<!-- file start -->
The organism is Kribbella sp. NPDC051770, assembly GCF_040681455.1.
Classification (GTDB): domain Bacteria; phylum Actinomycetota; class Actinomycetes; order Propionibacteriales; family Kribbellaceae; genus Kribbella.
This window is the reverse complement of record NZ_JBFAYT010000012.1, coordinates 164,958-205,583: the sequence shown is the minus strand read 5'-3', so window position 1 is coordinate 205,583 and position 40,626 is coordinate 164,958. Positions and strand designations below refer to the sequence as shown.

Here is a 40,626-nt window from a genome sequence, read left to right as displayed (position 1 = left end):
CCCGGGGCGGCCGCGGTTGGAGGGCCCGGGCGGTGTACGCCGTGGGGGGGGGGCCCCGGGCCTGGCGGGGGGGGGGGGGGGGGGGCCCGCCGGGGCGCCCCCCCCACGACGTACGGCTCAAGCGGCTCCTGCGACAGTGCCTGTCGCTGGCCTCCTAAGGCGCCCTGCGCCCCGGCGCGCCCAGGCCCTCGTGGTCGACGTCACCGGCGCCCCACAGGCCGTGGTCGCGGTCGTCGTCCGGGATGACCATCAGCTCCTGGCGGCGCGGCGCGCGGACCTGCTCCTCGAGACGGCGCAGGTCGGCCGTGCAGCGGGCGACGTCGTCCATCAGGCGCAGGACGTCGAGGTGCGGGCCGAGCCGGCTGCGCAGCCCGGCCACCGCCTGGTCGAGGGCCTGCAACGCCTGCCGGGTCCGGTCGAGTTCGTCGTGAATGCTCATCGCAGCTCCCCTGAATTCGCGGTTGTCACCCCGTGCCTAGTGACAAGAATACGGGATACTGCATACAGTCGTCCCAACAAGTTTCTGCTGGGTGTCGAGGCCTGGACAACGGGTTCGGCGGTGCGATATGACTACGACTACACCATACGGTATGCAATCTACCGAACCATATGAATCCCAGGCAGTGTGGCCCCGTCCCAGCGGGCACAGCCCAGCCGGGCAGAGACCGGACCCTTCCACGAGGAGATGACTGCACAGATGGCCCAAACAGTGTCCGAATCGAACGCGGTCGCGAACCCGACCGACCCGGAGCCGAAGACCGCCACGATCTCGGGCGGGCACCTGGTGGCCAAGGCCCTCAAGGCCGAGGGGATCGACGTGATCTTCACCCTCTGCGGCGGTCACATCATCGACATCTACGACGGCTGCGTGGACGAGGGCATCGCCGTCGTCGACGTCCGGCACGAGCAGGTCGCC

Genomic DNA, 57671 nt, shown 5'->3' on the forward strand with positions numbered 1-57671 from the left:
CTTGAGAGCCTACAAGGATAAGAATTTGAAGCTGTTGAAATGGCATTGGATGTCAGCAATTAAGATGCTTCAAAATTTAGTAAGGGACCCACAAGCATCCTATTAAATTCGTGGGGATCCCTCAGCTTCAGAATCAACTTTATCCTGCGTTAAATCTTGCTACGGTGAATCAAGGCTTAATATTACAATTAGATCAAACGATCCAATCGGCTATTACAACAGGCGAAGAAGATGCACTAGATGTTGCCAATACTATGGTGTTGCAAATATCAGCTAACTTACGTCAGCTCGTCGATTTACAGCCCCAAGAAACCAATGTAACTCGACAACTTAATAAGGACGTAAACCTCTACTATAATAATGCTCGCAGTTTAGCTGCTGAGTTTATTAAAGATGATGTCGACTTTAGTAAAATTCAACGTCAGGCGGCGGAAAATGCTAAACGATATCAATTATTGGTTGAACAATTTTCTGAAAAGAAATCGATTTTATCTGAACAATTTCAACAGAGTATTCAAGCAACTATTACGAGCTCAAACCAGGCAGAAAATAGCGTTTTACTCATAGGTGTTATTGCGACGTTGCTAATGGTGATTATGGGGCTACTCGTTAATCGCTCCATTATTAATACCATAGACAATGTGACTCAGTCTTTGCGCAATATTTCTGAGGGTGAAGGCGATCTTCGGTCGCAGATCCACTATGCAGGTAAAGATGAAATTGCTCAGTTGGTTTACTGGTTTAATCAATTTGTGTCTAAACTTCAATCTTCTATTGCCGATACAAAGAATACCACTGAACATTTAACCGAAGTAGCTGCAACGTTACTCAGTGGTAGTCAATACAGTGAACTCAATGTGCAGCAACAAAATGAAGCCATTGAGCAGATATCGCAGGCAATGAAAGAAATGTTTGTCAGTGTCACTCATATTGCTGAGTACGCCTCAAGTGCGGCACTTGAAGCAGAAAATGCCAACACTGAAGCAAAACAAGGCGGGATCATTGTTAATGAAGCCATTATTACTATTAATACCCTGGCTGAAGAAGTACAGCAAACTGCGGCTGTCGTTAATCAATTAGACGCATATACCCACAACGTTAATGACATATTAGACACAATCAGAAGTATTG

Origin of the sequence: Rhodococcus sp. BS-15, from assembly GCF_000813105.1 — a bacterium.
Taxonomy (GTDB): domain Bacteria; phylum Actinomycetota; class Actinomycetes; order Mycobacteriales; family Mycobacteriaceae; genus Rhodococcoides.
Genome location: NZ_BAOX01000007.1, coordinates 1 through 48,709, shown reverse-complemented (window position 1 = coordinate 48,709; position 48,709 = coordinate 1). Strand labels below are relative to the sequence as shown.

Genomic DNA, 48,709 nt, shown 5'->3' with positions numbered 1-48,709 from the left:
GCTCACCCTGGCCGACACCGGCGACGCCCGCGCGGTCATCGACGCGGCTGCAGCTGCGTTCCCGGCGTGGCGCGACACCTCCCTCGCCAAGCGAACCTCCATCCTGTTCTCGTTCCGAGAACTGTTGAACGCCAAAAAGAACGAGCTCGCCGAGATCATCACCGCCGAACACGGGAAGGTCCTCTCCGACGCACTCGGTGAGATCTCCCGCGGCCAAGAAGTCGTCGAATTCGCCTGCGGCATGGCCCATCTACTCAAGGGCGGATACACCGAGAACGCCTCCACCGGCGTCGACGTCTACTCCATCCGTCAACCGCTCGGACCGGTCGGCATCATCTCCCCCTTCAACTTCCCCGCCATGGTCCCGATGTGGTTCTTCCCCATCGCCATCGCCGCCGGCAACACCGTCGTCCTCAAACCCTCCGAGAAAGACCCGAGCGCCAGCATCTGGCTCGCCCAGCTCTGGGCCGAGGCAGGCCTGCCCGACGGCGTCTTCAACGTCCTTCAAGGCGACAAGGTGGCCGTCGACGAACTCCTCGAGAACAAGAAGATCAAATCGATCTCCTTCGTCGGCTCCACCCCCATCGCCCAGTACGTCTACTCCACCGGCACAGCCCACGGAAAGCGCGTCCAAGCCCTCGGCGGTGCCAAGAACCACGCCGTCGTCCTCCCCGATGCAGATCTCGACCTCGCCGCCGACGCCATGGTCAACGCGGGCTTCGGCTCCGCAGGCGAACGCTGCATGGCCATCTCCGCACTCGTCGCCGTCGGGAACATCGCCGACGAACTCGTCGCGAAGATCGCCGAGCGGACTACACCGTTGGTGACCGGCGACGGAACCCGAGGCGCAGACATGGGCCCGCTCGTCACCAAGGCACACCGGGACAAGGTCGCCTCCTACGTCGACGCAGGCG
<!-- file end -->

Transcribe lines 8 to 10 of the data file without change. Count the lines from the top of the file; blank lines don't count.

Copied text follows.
Origin of the sequence: Rhodococcus sp. BS-15, from assembly GCF_000813105.1 — a bacterium.
Taxonomy (GTDB): domain Bacteria; phylum Actinomycetota; class Actinomycetes; order Mycobacteriales; family Mycobacteriaceae; genus Rhodococcoides.
Genome location: NZ_BAOX01000007.1, coordinates 1 through 48,709, shown reverse-complemented (window position 1 = coordinate 48,709; position 48,709 = coordinate 1). Strand labels below are relative to the sequence as shown.